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Syrian forces launch endgame battle against IS

February 10, 2019

The Kurdish-led forces have described the operation as the "decisive battle" to defeat the militant group in Syria. With a looming US withdrawal, pressure is on to uproot IS in its remaining enclave.

A SDF soldier holds an assault rifle
Image: picture-alliance/NurPhoto/S. Backhaus

The Kurdish-led Syrian Democratic Forces (SDF) on Saturday said they had begun the "decisive battle" targeting the last remnants of the "Islamic State" militant group in eastern Syria.

"After saving more than 20,000 civilians from IS-held area and ensuring their safety in nearby camps, the SDF started to move on to the last village remaining under the jihadists' control," SDF spokesman Mustafa Bali said in a tweet.

The SDF said it had waited nearly two weeks to allow thousands of civilians to flee the area. But the Kurdish-led alliance of anti-IS fighters noted that there could be hundreds more trapped inside the militant group's enclave.

Read more: As 'Islamic State' crumbles, Syrian Kurds want Germany to take back foreign fighters 

Breaking the caliphate

Since IS rose to prominence in 2014 following a blitzkrieg campaign across Iraq and Syria that culminated in the declaration of a "caliphate" by its leader, Abu Bakr al-Baghdadi, regional forces and global powers have attempted to uproot the militant group.

In 2017, US-backed forces in Iraq and Syria seized on a series of victories against IS to regain control of Iraq's Mosul and Syria's Raqqa, the latter considered the militant group's de facto capital. Since then, ongoing efforts — including those by Syrian regime forces and the Russian military — have significantly reduced IS' capabilities.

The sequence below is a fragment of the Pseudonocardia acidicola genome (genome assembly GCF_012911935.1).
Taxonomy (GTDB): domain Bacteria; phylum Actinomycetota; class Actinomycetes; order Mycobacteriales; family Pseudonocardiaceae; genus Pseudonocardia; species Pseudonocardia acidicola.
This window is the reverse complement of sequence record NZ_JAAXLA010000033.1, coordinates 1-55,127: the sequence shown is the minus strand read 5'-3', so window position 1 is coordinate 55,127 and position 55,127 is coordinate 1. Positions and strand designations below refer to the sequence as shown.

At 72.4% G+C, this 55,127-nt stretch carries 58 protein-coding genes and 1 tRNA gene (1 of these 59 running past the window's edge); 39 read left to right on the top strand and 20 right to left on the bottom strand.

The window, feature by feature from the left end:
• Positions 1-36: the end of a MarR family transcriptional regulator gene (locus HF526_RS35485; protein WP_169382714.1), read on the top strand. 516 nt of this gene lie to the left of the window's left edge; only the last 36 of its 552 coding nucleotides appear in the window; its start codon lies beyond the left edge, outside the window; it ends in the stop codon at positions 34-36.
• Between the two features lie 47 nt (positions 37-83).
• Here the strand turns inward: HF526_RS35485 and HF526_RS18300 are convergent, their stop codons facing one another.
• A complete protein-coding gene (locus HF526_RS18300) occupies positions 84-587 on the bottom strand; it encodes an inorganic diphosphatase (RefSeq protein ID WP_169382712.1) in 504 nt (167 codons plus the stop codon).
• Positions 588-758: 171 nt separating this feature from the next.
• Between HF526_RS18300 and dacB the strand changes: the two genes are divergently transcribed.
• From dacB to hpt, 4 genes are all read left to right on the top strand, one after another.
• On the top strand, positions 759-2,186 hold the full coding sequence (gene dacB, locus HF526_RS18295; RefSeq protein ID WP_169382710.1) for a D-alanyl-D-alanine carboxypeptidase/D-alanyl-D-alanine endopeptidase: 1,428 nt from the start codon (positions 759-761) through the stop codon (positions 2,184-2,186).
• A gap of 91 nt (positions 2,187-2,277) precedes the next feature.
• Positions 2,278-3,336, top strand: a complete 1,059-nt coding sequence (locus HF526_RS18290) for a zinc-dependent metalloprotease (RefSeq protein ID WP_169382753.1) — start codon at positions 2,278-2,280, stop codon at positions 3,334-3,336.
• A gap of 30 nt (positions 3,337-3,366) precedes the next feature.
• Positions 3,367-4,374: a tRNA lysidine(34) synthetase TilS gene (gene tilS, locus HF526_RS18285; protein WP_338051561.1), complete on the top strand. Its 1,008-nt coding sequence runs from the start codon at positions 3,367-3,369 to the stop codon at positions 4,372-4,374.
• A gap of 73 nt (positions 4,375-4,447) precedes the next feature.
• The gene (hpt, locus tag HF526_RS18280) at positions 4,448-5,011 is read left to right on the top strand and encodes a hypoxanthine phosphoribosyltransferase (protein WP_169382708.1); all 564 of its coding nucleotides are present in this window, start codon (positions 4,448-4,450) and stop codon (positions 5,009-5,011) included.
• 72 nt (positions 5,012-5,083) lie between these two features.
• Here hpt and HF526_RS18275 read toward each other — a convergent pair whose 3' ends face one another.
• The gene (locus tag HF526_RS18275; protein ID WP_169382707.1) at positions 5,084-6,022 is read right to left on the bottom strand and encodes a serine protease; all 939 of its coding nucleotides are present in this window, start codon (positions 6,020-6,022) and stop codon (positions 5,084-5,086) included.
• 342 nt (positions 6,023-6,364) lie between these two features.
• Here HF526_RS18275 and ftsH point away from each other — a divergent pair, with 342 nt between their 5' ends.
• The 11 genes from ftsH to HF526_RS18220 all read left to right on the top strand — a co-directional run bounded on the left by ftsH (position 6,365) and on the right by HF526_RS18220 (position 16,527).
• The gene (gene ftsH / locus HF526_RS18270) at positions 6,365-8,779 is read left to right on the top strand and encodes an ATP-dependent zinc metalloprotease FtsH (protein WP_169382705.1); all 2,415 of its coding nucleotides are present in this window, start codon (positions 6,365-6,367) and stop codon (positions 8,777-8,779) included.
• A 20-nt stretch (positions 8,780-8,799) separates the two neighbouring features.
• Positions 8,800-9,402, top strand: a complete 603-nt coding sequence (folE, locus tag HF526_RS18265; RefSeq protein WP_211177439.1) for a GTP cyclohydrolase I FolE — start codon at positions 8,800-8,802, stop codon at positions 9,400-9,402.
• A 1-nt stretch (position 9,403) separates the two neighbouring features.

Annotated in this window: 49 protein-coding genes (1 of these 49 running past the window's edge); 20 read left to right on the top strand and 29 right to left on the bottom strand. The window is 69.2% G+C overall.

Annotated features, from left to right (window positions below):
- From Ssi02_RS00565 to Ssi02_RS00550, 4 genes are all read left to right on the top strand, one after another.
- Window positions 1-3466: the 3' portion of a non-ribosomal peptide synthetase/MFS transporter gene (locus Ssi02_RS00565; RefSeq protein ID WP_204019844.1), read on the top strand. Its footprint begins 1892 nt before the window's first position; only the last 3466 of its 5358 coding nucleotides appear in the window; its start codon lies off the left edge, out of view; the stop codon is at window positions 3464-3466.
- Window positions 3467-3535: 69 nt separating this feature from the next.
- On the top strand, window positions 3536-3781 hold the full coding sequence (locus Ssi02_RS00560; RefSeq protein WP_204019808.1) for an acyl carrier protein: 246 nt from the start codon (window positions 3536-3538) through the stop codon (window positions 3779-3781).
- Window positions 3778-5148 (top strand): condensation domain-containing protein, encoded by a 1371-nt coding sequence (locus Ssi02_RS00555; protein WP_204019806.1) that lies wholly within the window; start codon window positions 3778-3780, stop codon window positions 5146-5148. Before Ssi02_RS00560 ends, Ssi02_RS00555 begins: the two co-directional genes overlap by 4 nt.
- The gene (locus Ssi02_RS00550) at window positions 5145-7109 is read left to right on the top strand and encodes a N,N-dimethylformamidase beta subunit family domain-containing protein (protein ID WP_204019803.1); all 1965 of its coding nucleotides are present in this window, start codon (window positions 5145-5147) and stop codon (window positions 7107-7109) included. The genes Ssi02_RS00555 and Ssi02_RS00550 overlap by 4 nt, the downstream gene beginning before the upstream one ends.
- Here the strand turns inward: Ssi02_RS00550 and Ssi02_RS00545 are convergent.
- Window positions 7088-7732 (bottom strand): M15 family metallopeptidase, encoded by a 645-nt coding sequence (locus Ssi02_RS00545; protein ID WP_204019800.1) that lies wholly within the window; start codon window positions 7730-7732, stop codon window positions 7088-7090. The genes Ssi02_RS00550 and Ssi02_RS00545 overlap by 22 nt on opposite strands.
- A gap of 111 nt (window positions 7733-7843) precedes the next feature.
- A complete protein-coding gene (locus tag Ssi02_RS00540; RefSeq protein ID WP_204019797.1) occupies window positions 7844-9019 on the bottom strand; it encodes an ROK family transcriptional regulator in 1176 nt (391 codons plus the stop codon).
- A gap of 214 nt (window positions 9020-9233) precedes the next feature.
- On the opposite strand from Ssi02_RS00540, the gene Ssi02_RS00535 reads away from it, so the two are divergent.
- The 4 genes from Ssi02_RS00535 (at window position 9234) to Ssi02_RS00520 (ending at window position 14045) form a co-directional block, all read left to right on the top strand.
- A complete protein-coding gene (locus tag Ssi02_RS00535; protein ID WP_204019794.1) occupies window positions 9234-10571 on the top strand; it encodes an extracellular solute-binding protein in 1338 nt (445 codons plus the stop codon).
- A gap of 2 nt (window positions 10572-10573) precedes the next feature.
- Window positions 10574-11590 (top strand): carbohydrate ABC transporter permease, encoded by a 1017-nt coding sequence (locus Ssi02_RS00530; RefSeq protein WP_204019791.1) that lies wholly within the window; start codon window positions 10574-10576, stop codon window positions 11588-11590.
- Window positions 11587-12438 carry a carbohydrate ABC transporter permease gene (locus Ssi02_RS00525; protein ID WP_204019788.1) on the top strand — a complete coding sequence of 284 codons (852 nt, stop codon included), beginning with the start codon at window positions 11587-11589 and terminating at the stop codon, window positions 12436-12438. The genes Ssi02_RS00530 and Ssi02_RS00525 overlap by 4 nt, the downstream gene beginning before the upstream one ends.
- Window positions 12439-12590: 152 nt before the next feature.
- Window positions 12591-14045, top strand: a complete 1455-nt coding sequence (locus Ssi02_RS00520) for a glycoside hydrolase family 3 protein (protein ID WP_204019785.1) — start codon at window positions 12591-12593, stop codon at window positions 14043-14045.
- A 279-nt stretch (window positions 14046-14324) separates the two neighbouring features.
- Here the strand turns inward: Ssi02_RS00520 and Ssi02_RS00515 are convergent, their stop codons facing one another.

On Friday, Major General Christopher Ghika, deputy commander for the anti-IS coalition, said the militant group's remaining territory amounted to "less than one percent of the original caliphate."

Read more: With 'Islamic State' in tatters, al-Qaida renews call for jihad

Withdrawal on the horizon

In December, US President Donald Trump stunned allies when he announced the withdrawal of American troops from Syria, citing victory over IS. But the move triggered criticism from military officials and prompted then-Defense Secretary James Mattis and anti-IS coalition envoy Brett McGurk to resign.

On Friday, New York-based newspaper The Wall Street Journal reported that the withdrawal of the 2,000 US troops in Syria would take place by the end of April, citing US officials. But the SDF has refused to acknowledge any changes to the current situation.

"What we know is that so far there is no withdrawal, and the situation on the ground is unchanged," the SDF told Reuters news agency. "There is no discussion to set any date or time ceiling (for a withdrawal)."

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2 years of presidential power

ls/kl (AFP, Reuters)